Skip to main content

American Diabetes Month 2015 - Day 4: Questions

Day 4...chugging along.  I think there are a few things I'm going to do with today's post.  First off, It's the fourth day, but I'm writing this a bit in the past.  I'm trying to get my 30 posts for the month, and because of that I want to help myself prepare more content.  So, I'm wondering what kinds of questions I can answer.  I like to be completely transparent with things as there are always questions about what kinds of things that I have to do throughout the day to cope with the transitions.

One of the questions that I frequently get asked (mostly about my pump) is if it hurts.  And it's a complicated question for a few reasons, because in the end, pain is relative, right?

To answer the question, I will approach it two ways.  There are two factors that are things that are considered painful.  The first painful activity is testing my blood glucose.  While this activity is one that's very highly required, it CAN hurt, it CAN be painful.  The beauty of being a diabetic is seeing all of the cool tools that can be used.  When most people go to the doctor's office and get a finger prick, there's a single-depth puncture device.  For my glucose meter, I have a depth-adjustable lancing device which means I can start with a short depth and get deeper if necessary.  In the end, it only hurts as much as I allow it to hurt.  Luckily, there is also a really nice fact that when doing my blood sugar tests, I only need a super small sample of blood for it to work and give a reliable* result back.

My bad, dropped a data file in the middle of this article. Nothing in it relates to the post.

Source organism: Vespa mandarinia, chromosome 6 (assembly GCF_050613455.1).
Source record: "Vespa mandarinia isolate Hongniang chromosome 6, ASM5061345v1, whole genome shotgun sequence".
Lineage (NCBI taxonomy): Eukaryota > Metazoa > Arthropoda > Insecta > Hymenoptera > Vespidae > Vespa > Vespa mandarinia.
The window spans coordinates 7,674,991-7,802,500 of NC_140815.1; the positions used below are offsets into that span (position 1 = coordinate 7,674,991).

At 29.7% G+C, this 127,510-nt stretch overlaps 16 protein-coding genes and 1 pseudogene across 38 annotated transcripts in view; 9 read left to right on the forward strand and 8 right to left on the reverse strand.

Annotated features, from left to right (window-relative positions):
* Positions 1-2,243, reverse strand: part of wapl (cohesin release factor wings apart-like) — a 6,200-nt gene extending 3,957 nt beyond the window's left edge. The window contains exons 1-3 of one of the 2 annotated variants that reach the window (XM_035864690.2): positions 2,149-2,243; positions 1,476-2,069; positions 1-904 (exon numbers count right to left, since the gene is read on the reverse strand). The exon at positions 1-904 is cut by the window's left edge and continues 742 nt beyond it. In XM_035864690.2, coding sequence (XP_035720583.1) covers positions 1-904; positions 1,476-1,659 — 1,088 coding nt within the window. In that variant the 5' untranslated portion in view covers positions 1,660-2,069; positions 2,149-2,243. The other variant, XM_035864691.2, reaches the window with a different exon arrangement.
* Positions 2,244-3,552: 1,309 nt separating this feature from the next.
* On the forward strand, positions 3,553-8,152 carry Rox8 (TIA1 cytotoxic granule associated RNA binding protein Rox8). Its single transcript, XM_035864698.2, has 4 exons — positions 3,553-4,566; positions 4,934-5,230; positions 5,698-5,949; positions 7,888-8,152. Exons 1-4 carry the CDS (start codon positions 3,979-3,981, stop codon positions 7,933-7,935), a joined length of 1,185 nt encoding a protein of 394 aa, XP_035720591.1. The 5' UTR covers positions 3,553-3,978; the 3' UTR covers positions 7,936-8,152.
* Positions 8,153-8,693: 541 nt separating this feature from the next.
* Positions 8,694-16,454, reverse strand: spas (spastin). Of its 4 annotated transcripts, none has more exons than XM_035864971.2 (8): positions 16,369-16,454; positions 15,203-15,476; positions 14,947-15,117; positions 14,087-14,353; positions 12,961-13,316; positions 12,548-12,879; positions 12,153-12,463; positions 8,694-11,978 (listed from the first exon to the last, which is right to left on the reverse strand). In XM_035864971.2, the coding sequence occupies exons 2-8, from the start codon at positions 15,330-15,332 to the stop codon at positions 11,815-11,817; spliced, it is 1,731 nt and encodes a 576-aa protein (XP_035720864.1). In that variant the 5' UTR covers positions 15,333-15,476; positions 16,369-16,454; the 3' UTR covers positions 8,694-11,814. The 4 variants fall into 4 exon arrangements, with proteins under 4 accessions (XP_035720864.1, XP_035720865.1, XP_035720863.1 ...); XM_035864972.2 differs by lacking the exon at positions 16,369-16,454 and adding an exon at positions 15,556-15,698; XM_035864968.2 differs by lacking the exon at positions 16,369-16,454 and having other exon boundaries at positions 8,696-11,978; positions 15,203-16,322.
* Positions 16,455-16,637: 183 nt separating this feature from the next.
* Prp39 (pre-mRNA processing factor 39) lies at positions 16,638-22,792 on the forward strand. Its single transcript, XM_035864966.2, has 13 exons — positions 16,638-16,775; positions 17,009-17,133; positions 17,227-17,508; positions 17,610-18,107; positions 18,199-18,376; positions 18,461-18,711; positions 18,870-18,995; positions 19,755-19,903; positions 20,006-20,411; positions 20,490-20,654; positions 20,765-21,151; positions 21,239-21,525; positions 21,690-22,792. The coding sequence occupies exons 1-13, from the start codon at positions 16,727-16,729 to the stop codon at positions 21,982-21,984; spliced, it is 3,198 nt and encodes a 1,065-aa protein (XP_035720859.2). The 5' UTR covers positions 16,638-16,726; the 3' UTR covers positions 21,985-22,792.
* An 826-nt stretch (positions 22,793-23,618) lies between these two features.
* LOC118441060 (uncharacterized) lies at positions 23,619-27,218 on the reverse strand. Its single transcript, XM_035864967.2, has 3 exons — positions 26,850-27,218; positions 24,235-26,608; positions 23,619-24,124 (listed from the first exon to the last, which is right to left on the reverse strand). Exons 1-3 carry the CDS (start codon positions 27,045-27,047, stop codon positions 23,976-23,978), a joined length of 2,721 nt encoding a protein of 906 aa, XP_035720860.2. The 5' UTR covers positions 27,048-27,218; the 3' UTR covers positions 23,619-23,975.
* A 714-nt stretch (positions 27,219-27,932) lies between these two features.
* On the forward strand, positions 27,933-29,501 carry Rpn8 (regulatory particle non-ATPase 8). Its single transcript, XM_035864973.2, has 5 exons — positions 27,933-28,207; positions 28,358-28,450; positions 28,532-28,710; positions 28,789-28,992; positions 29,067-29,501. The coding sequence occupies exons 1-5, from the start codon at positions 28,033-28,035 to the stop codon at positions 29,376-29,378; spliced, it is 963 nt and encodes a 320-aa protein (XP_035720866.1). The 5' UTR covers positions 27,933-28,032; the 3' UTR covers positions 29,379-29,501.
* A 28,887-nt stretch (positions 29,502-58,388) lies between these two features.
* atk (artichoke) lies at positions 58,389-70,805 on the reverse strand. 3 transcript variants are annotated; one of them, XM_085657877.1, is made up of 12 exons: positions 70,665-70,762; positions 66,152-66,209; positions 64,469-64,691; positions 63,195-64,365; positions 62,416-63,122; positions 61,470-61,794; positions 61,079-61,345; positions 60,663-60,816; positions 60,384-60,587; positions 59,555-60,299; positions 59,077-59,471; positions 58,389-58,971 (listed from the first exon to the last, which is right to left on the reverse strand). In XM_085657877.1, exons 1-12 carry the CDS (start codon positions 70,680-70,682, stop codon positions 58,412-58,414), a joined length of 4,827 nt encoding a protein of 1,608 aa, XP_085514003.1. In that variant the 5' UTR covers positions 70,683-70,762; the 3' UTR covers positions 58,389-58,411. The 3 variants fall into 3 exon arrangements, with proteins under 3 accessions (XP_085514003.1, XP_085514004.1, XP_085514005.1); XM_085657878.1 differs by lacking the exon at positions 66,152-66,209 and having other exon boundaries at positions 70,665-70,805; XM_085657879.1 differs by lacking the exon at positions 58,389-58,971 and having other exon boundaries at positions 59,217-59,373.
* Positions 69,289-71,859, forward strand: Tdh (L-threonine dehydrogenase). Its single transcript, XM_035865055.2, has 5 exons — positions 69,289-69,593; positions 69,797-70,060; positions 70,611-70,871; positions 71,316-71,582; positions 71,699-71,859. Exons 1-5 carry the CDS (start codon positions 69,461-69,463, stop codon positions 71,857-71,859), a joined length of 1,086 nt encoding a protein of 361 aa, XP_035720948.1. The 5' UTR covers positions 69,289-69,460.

The other item that is usually a cause for concern is the insulin pump itself.  On most days, I barely notice that it's there, the few rare door handle catches or trip ups from twisting can sometimes cause a problem.  The other times that it becomes painful is when it's been in for a while and the area around the insertion becomes tender.  This has been happening a little bit more frequently with my new pump as it is a smaller-gauge cannula, but pushes insulin through faster.  I am also changing out the reservoir on it more than once a day (on average) which can be cumbersome and causes times where there is no infusion going in, and thus no liquid lubricating the barrier between the plastic cannula and the skin around it.  It's painful, but it's painful for the right reasons (most of the time) and as soon as it becomes painful, it's time for a new infusion set to be inserted.  While it's not the absolute best way of determining that, it works for me at this point and it doesn't make me go all that crazy anymore.

Well, I was hoping to write 3 posts tonight, but I guess one will do, until tomorrow blog readers.

* Reliable is a very relative word as there is error in test strips and any small device, but it's good enough to keep me alive and out of trouble.

Popular posts from this blog

Stories of Hacking: Part 1

So after my first post,Why Hack? I have decided to start a multi-part series on some of the things that really got me interested in programming.  Some of these things may kind of scare people who I gave assistance to in the past as I've done some things that may later in life make you a little bit upset.

Breaking Down the Cost of Diabetes #dblogweek

Today marks the second day of dblogweek for 2017 and today's topic is "The Cost of a Chronic Illness" which I feel like I've covered before, but it would appear it's only thinking of the cost that I've done, not writing about it.
Insulin and other diabetes medications and supplies can be costly.  Here in the US, insurance status and age (as in Medicare eligibility) can impact both the cost and coverage.  So today, let’s discuss how cost impacts our diabetes care.  Do you have advice to share?  For those outside the US, is cost a concern?  Are there other factors such as accessibility or education that cause barriers to your diabetes care?

Winter Driving

I will admit, I consider myself to be a fairly competent driver when it comes to driving a vehicle.